As a genealogist as well as armchair historian, I've been deeply interested in old photographs for decades and have taken more than one course in how to best utilize them. There are now excellent online resources available to help you date photographs, identify photographers, preserve and conserve early images, and differentiate between type of early photos, including daguerrotypes, calotypes, ambrotypes, tintypes, cabinet cards, stereographs, and wet-plate prints. With regard to my own family, I was able to prove a date of migration for one branch of my family using backgrounds employed by local area commercial photographers from another branch of the family.

(A nursery door at the Evergreens. Courtesy of the Emily Dickinson Museum: the Homestead and the Evergreens. Amherst, Massachusetts)

A second Dickinson-related article is by art historian Katharine Martinez, titled The Dickinsons of Amherst Collect -- Pictures and their meanings in a Victorian home. Her opening paragraphs explain:

"Entering the Evergreens, the home of Austin and Susan Dickinson, the brother and sister-in-law of Emily Dickinson, is akin to experiencing an archaeological site. Members of the Dickinson family lived in the house continuously between 1857, when it was built, and 1943, when Austin and Susan's daughter Martha died. Elements from the 1850s are still there today, along with other household objects and artwork chosen and arranged in subsequent years—creating, in effect, layers linked by networks of meanings and associations.

"The Evergreens was home to a family whose members expressed themselves, their ideas, values, and feelings through furnishings, artwork, and household objects. Looking at photographs of nineteenth-century interiors and visiting historic houses like the Evergreens challenges us to explore the relationship between objects and their owners. While much has been written about how people interact with their material world and about how domestic objects were 'expressions of sensibility,' I am particularly interested in understanding just how nineteenth-century Americans interacted with and assigned meaning to the growing body of images available for their consumption. Austin and Susan Dickinson's home is an ideal place for this sort of inquiry."

In his wonderful sci-fi novel Time and Again, Jack Finney posits a theory of time travel playing on the notion that time is not linear but, rather, all time is occurring simultaneously. If this is so, it should be possible to slip from one time to another. Finney's book achieves this via self-hypnosis on the part of extremely imaginative individuals who immerse themselves so completely in the artifacts and mind-set of another era that they are able to escape the "persistent illusion" of our own experience and acquire the illusion of a past time. As someone with an imagination on steroids, and a fascination for the past, I'm drawn like a tractor-beam to this possibility. If I show up missing, you might look for a message scrawled by me on the papers left in Emily Dickinson's attic bedroom.

(Drawing of Emily Dickinson as a child)

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THE POPULACE'S SWELL AND RESPONSE


When I lived in San Francisco, I worked for a urologist in Chinatown whose specialization was what he called "electile dysfunction". Most of his reports involved takng a painful personal history from a patient, injecting the guy's penis with a dose of papaverine and slipping a little tissue paper sleeve over his penis to see if he would get hard enough to tear the paper. After what sounded like a brief, cold discussion, the unfortunate man would be sent home, if he was lucky, with a monster woody and the reminder if it was still there after four hours to go to the emergency room. Since many of his patients arrived via public transportation, I felt their anguish on being signed out.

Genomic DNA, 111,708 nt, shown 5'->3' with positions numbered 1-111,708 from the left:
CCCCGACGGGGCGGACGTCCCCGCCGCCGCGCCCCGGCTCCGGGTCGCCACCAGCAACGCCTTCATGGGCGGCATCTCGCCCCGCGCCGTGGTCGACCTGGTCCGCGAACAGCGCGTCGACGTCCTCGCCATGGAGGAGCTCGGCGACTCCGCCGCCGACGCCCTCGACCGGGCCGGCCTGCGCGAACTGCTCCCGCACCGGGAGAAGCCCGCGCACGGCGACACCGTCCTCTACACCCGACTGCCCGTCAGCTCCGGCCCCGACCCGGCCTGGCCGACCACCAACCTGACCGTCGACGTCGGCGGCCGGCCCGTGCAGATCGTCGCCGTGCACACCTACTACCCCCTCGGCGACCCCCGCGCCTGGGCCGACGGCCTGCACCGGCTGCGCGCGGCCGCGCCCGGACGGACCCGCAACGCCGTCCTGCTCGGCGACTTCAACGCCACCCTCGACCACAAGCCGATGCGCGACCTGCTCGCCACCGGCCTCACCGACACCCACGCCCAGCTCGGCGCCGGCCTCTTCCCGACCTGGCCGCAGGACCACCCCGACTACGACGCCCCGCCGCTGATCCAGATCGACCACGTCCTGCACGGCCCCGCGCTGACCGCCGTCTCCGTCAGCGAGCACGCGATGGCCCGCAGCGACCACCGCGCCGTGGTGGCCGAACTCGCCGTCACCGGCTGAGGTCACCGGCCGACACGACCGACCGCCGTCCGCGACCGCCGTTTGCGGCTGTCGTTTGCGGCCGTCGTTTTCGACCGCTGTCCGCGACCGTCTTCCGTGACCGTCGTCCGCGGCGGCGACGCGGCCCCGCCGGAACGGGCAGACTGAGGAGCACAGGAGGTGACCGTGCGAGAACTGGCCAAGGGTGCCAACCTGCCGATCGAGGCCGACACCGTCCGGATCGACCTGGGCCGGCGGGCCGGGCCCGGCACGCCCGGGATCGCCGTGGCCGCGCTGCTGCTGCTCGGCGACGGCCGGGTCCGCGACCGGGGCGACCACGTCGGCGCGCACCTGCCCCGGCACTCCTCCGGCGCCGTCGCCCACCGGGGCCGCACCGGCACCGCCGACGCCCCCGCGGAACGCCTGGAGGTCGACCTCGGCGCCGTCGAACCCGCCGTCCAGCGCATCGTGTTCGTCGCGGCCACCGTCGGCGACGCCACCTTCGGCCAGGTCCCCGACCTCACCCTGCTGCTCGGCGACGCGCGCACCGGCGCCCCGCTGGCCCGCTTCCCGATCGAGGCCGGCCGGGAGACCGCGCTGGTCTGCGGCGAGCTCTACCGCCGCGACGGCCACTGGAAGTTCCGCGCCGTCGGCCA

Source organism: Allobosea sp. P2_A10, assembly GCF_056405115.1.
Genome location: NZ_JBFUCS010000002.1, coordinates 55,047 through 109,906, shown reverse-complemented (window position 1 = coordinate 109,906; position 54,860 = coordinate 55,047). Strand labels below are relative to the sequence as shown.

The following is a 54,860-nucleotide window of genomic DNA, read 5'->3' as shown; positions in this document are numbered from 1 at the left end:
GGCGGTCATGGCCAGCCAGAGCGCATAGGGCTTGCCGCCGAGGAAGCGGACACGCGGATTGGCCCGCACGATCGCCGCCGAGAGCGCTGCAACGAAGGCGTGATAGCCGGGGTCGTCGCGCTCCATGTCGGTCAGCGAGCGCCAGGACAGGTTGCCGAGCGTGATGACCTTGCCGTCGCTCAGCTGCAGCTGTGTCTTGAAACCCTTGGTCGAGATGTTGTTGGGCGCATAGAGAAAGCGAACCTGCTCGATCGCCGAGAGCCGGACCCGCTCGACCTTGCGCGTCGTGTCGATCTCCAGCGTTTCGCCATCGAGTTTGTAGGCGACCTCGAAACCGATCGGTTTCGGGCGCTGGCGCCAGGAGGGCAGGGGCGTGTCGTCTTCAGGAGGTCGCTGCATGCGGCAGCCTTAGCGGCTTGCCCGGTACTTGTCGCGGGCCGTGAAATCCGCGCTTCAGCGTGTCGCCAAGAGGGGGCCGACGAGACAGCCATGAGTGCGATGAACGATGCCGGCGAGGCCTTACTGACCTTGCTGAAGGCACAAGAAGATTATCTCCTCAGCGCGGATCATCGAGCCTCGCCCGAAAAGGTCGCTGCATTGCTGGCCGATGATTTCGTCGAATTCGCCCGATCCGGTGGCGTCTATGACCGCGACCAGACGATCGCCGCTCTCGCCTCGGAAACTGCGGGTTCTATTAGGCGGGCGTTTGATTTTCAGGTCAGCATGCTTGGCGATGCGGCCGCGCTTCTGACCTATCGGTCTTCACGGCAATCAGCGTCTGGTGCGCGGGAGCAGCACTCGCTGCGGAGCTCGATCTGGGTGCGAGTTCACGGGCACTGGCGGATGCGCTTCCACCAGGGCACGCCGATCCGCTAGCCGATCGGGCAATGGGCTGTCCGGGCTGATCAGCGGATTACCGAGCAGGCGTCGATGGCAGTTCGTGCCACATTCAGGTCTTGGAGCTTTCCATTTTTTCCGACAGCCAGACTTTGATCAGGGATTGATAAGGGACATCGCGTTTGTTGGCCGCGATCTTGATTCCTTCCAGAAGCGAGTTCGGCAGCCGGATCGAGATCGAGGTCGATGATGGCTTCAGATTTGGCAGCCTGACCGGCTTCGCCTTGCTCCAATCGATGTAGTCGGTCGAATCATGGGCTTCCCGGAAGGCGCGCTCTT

I also felt for the women who might have to ride pressed up against them on BART or Muni.

This doctor's dictation was sprinkled throughout with glib talk of elections. I always think of him on vote day. Here's hoping we all have a good election.

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Monday, March 3, 2008

PORTRAYING AMERICAN SLAVERY

(Broadside, dated Charleston, 24 November 1860. Courtesy of the Gilder Lehrman Collection, Pierpont Morgan Library)

The newly online website Common-Place, sponsored by the American Antiquarian Society in association with the Florida State University Department of History, has a treasure trove of previously published articles now available for the self-directed reader of history. I'll be recommending several gems in posts to come. I'm beginning with a series of articles published in July 2001, entitled Representing Slavery: A Roundtable Discussion.

I especially recommend the essay by A.J. Verdelle, The Truth of the Picnic: Writing about American slavery. Her bio here states "A. J. Verdelle is the author of The Good Negress (Chapel Hill, 1995), for which she was awarded a Whiting Writer's Award, a Bunting Fellowship at Harvard University, a PEN/Faulkner Finalist's Award, and an award from the American Academy of Arts and Letters for distinguished prose fiction."

In her stunningly relevant essay, Verdelle states "Slavery and its aftermath are human drama still unsettled. Administrators, timekeepers, civil servants, guardians of the state try to revise our understanding of the period and its outcomes. An effort to convince us that the drama is over rages. Some of us insist, and rightly so, that we are now in this drama's second act, we have not moved beyond the raised curtain, we are still in shock at what we have finally seen."

Also in the Representing Slavery roundtable discussion are the following essays:

Confronting Slavery Face-to-Face: A twenty-first century interpreter's perspective on eighteenth-century slavery", by Karen Sutton, a historical interpreter in the African-American Programs & History Department, Division of Historic Presentations, Colonial Williamsburg Foundation.